Tale of two emerging markets: why Indonesia’s prospects look healthier than Turkey’s
These are challenging times for the world’s developing economies. Money has been pouring out of emerging markets and into the US for the past several weeks as international investors reposition their portfolios in anticipation of a faster pace of interest rate increases by the Federal Reserve. A stronger American economy, attested by an unemployment rate that has just fallen to its lowest level in 18 years amid signs that wage growth is picking up, has fuelled a rally in the dollar and driven up Treasury yields, putting emerging market currencies, bonds and equities under heavy strain.
Countries with large external debts, or which suffer from sizeable macroeconomic imbalances, have been hardest hit. In Asia, Indonesia has come under more pressure than other nations in the region, mainly because of its hefty current account deficit, currently the largest in Asia along with India’s, and the nearly 40 per cent share of local currency bonds held by foreign investors.
Between January 25 and May 23, the rupiah, Indonesia’s currency, fell nearly 7 per cent versus the dollar, the Jakarta Composite Index (the country’s main equity gauge) plunged 13 per cent, while the yield on Indonesia’s benchmark 10-year domestic bond shot up almost 150 basis points.
Yet over the past 10 days or so, investor sentiment has improved markedly, with the rupiah gaining more than 2 per cent and the 10-year yield down 60 basis points. Moreover, this comes at a time when emerging market bond and equity funds are still suffering net outflows, according to data from JPMorgan, and when the dollar index, a gauge of the greenback’s performance against a basket of other major currencies, is close to its highest level since last November.
Much of the credit for this belongs to Perry Warjiyo, Indonesia’s new central bank governor, who only took office on May 24. After an interest rate hike under his predecessor failed to reduce the selling pressure, Warjiyo, who pledged to take “pre-emptive” action to shore up the rupiah and ensure that the central bank gets “ahead of the curve”, held an unscheduled policy meeting last Wednesday, at which the main rate was lifted by a further 25 basis points, to 4.75 per cent. What is more, the new governor hinted at further tightening, depending on how market conditions evolve and how aggressive the Fed is in raising rates.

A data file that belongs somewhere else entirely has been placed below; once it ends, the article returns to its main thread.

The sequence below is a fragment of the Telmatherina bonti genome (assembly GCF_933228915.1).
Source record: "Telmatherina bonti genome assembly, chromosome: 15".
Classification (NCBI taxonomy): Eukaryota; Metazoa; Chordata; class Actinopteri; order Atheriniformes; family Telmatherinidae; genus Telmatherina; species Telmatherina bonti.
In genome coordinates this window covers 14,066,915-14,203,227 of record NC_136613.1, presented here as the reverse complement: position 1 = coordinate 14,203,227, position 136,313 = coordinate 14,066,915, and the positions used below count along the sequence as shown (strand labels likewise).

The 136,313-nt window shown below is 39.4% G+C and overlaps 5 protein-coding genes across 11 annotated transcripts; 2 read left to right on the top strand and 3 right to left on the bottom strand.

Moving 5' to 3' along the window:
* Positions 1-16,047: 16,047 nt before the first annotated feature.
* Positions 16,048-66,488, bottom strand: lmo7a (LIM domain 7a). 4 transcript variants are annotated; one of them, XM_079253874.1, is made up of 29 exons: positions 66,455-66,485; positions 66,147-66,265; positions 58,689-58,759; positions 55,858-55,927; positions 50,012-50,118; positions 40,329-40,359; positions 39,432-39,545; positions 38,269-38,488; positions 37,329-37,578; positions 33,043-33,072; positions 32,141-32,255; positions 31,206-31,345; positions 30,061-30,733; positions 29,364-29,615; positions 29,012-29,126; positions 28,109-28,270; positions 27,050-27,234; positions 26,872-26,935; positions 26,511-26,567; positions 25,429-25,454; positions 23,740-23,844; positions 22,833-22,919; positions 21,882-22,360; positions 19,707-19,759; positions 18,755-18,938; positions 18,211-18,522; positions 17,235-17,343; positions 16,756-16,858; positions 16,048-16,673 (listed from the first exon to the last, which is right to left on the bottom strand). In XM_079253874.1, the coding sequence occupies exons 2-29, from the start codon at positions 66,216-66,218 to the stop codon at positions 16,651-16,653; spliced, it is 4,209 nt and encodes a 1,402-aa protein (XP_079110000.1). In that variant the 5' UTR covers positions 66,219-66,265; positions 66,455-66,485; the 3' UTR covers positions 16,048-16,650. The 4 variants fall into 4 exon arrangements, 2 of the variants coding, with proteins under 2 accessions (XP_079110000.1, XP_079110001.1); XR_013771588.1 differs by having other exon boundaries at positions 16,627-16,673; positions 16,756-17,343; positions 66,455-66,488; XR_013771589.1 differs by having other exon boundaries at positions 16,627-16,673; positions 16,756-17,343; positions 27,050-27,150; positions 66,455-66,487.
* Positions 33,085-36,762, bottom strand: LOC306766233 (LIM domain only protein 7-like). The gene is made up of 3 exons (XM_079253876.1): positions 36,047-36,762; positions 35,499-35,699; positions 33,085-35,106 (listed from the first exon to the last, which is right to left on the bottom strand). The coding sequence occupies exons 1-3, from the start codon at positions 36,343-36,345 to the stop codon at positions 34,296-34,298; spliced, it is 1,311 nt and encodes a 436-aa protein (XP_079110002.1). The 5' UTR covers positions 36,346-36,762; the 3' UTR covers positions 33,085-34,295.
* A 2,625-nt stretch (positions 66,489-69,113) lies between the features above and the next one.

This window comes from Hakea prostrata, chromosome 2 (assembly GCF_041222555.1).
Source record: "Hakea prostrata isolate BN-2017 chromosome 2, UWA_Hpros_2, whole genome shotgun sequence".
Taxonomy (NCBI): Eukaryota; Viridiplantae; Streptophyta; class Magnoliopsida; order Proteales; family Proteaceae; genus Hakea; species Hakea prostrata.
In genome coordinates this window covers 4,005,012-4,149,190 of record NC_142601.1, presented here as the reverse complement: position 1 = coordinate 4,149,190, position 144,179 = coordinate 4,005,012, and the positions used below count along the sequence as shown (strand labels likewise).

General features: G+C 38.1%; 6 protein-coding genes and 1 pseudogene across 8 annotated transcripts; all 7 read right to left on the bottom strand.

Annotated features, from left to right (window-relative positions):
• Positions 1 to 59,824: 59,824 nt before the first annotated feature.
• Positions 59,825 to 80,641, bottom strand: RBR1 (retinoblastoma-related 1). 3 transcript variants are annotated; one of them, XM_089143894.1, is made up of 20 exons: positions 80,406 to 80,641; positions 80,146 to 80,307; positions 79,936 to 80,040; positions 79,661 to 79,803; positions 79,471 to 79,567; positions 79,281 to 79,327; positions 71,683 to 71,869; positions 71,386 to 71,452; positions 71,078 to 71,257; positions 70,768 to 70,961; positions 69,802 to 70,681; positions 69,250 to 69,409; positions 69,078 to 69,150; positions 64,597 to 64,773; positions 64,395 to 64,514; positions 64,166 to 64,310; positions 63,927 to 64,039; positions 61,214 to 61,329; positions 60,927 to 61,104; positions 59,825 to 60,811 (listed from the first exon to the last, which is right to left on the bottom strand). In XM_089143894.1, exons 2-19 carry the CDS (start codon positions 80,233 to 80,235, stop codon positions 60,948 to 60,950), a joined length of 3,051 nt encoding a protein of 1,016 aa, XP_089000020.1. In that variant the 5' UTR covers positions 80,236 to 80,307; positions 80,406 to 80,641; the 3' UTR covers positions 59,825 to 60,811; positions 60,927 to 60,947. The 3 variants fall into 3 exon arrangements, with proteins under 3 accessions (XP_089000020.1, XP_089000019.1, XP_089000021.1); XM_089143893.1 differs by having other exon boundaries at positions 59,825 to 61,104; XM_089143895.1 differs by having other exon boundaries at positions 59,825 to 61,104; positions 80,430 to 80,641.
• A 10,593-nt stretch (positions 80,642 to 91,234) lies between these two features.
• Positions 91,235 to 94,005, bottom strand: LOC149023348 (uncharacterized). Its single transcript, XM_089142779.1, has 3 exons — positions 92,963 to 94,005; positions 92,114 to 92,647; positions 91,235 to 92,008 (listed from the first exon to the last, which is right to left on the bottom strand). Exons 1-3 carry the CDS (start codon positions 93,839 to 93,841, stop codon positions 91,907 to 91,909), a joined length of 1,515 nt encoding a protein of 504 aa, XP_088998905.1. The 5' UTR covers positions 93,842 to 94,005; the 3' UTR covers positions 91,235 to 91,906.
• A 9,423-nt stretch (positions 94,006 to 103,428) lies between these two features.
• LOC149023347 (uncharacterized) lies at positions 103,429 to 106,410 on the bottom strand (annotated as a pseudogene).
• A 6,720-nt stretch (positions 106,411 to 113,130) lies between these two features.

The credibility of Indonesian monetary policy is further enhanced by the fact that financial stability is being prioritised over growth just months before a presidential and parliamentary election campaign gets under way and has the backing of the country’s respected finance minister, Sri Mulyani Indrawati.
The emphasis placed on defending the rupiah will help guard against a spike in inflation, currently under control at 3.4 per cent. As a net oil importer, Indonesia is threatened by this year’s sharp recovery in oil prices which risks causing a further deterioration in the country’s trade deficit – already at its widest level since 2014 – thereby increasing the nation’s reliance on foreign capital.
Indonesia’s resolve to preserve financial stability during a period of intense pressure on emerging markets shows Southeast Asia’s largest economy has heeded the lessons of 2013 when it was singled out by Morgan Stanley as part of the “fragile five” group of developing nations that were at risk partly due to their large current account deficits. Another member of the club was Turkey which, unlike Indonesia, has failed to mend its ways over the past five years.
While Indonesia’s current account shortfall is expected to stand at some 2 per cent of GDP by the end of this year – down from more than 3 per cent in 2013 – Turkey’s will be around 5.5 per cent, according to the International Monetary Fund. More worryingly, Turkey’s central bank has fallen way behind the curve, letting inflation surge to nearly 11 per cent – more than twice the central bank’s target – and losing the confidence of markets because of vociferous opposition to higher interest rates from the country’s autocratic president, Recep Tayyip Erdogan.
While sentiment towards Indonesia is improving, investors have lost faith in Turkey. The lira, Turkey’s currency, has plunged 22 per cent against the dollar since early March while the yield on the country’s 10-year local bonds has shot up 270 basis points.
Still, Indonesia is not yet out of the woods. Pressure on the rupiah could easily resume if the rally in the dollar gains further momentum, forcing the central bank to hike rates further and endangering growth.
Yet with Warjiyo at the helm, there is little risk of a Turkish-style rout.
Nicholas Spiro is a partner at Lauressa Advisory
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